Tomatoes

  • 9 Replies
  • 3308 Views
*

colinc

  • New Member
  • *
  • Location: Holland on sea essex
  • 35
Tomatoes
« on: July 05, 2011, 20:20 »
My tomatoes have grown to about 4ft high, do I need to stop them growing they have a lot of fruit on them.

*

mumofstig

  • Global Moderator
  • Hero Member
  • *****
  • Location: Ashford, Kent
  • 49712
Re: Tomatoes
« Reply #1 on: July 05, 2011, 20:26 »
You usually only do this towards the end of the growing season so that the plant ripens the fruit it has already set, rather than carry on making new ones.

Are they outside or in the greenhouse?...this'll make a difference to how may can be ripened :unsure:
Lesley x
I'm not good, I'm not bad - I'm just me, and sometimes I have to apologise for that ;)

*

colinc

  • New Member
  • *
  • Location: Holland on sea essex
  • 35
Re: Tomatoes
« Reply #2 on: July 05, 2011, 20:32 »
they are in the green house

*

mumofstig

  • Global Moderator
  • Hero Member
  • *****
  • Location: Ashford, Kent
  • 49712
Re: Tomatoes
« Reply #3 on: July 05, 2011, 21:03 »
I'll move this over to 'Greenhouses and Polytunnels' then  ;)

Are they up to the eaves already, cos some people do stop them then, but I leave mine to follow the roof-line until the end of August/beg September before I stop them............the more the merrier for me.

What doesn't ripen goes in green tomato chutney :lol:

*

Hobnails

  • Experienced Member
  • ***
  • Location: Miaumande, Limousin, France
  • 120
Re: Tomatoes
« Reply #4 on: July 05, 2011, 21:45 »
I find that greenhouse varieties giving heavy yields in the first two or three trusses rarely make anything worthwhile in subsequent trusses and are not worth bothering with.

For that reason I already have replacement plants growing on the bench and will grub out existing plants that show no great promise in later trusses in favour of new plants that will ( hopefully) take me well into Autumn.

I'll rely on the outdoor growing crop for supplies until the new greenhouse plants come into bearing- which should coincide with the end of the outdoor crop.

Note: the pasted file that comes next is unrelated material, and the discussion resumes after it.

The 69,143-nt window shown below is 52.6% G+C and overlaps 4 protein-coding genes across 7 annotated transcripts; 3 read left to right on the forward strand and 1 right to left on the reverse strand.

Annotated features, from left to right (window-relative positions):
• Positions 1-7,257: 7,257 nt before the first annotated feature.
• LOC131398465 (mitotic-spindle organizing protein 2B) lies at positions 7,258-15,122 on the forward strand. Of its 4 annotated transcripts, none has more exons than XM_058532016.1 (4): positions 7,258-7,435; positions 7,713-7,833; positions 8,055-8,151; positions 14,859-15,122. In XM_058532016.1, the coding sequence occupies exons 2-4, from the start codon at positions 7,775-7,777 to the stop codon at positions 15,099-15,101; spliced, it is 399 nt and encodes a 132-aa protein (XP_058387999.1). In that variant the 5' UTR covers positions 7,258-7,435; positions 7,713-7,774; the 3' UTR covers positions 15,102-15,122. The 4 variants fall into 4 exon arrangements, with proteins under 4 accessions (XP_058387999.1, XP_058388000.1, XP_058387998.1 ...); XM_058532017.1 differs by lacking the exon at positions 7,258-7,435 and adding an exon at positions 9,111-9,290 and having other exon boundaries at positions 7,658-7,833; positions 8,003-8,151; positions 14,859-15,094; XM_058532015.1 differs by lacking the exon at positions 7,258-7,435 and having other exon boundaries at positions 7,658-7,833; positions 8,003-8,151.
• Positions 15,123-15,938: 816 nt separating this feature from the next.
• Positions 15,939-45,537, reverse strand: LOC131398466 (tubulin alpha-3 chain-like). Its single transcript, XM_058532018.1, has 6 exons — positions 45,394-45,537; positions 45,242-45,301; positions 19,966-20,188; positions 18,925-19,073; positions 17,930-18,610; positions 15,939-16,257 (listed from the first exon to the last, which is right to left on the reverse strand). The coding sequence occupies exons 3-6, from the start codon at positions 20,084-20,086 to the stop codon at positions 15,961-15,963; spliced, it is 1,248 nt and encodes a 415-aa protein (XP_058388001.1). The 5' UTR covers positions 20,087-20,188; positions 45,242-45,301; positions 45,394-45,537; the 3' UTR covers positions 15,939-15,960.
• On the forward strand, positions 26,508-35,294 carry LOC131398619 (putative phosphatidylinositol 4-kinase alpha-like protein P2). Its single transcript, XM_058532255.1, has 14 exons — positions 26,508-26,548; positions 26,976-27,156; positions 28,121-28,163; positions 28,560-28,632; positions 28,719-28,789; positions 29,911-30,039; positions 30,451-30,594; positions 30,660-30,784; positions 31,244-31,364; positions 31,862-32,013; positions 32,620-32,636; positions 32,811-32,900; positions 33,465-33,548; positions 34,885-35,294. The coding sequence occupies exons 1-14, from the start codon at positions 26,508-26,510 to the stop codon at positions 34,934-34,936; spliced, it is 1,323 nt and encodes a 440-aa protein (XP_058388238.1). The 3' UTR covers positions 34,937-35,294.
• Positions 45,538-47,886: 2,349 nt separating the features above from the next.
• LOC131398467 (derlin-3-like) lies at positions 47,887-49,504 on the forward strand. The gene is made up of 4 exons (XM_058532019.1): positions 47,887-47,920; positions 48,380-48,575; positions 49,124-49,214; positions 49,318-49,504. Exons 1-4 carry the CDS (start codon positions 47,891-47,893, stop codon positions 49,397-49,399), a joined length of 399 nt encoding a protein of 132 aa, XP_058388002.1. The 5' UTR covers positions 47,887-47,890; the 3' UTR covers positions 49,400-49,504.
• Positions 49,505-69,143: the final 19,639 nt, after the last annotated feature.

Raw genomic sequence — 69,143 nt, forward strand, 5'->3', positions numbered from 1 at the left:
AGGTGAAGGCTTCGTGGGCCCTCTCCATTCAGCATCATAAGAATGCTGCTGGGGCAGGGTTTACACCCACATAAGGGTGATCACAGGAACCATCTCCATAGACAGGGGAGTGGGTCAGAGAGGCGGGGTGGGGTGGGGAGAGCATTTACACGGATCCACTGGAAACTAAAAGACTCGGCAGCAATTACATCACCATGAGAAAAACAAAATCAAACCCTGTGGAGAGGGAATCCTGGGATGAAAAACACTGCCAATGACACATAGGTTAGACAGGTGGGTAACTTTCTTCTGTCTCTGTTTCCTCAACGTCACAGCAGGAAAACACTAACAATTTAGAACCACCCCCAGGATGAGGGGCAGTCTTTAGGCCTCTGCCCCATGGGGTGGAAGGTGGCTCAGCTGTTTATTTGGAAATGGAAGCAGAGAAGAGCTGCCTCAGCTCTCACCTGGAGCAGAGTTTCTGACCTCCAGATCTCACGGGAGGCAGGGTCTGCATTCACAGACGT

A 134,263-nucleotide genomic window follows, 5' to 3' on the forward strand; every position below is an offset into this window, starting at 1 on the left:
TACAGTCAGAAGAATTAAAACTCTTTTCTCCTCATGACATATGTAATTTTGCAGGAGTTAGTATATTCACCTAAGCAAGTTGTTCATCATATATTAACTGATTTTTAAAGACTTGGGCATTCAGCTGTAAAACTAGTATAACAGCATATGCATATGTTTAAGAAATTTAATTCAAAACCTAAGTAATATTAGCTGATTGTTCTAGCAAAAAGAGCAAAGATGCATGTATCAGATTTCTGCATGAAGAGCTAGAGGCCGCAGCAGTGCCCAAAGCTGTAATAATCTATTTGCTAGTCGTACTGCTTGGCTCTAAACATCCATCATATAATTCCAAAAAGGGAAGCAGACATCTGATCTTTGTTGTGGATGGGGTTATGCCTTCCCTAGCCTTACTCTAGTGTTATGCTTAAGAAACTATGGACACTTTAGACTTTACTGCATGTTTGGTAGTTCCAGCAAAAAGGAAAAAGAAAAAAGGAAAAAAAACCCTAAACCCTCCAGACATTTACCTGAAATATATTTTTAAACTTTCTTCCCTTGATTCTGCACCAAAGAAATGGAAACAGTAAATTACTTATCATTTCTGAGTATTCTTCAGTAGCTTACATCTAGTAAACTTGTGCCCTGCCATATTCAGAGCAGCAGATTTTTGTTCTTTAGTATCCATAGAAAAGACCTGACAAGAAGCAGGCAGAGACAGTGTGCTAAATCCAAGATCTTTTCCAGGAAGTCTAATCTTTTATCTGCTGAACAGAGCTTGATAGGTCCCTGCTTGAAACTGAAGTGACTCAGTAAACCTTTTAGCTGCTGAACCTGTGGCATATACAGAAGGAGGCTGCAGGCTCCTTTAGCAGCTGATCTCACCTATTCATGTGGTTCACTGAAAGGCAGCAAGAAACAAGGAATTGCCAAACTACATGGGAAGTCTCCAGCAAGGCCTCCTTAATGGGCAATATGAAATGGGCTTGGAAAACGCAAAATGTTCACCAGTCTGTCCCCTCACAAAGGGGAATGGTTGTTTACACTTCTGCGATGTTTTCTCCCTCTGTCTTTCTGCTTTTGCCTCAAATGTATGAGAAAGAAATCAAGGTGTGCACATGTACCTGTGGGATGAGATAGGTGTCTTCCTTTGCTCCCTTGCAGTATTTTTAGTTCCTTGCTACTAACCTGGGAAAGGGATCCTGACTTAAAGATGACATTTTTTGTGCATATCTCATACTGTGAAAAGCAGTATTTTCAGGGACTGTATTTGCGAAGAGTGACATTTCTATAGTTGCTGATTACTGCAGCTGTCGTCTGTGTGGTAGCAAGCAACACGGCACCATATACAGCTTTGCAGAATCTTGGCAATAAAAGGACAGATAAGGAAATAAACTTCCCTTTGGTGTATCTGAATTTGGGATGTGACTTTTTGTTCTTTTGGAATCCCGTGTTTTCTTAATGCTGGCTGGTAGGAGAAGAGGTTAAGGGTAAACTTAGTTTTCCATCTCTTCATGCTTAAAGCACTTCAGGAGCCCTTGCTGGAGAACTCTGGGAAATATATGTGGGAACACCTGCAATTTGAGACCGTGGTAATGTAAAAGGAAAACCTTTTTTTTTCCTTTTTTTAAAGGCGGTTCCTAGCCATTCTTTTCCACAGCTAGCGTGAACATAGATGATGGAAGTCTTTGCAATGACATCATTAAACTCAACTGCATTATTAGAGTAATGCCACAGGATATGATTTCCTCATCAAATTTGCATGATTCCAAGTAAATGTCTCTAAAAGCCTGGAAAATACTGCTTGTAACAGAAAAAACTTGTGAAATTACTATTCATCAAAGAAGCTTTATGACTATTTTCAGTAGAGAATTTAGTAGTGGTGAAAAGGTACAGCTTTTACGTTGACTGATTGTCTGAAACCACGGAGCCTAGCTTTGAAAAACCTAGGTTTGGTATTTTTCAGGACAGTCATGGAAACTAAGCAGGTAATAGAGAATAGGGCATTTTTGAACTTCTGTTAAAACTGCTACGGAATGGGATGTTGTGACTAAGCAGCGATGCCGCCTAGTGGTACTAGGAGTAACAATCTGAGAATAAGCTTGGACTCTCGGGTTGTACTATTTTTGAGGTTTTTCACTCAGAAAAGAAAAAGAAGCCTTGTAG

That's the plan anyway!
Little by little a bird makes its nest!

*

japagow

  • Experienced Member
  • ***
  • Location: Pathfinder Village. Devon
  • 156
  • A yard a day.
Re: Tomatoes
« Reply #5 on: July 07, 2011, 22:30 »
You can cut the growing tips out to stop the vertical growth but if the tomato plants have taken over the greenhouse - as in my case with Gardeners Delight- and are flowering all over the place you  retreat to a safe area and take cover.

Grubbing out sounds sooo merciless. Tomato growers are a ruthless bunch of wild crazy people.

*

AndrewV

  • Newbie
  • *
  • Location: Birmingham, UK
  • 5
Re: Tomatoes
« Reply #6 on: July 11, 2011, 17:51 »
You can cut the growing tips out to stop the vertical growth but if the tomato plants have taken over the greenhouse - as in my case with Gardeners Delight- and are flowering all over the place you  retreat to a safe area and take cover.

Grubbing out sounds sooo merciless. Tomato growers are a ruthless bunch of wild crazy people.
I'm quite new to this, can someone give me a heads up on what grubbing out means please?

*

arugula

  • Winner - prettiest sunflower 2011
  • Hero Member
  • *****
  • Location: Coastal Argyll
  • 24904
  • hic svnt leones
Re: Tomatoes
« Reply #7 on: July 11, 2011, 18:21 »
Grubbing out means digging up. :)
"They say a snow year's a good year" -- Rutherford.

*

Headgardener22

  • Hero Member
  • *****
  • Location: Nottingham
  • 1071
Re: Tomatoes
« Reply #8 on: July 12, 2011, 17:44 »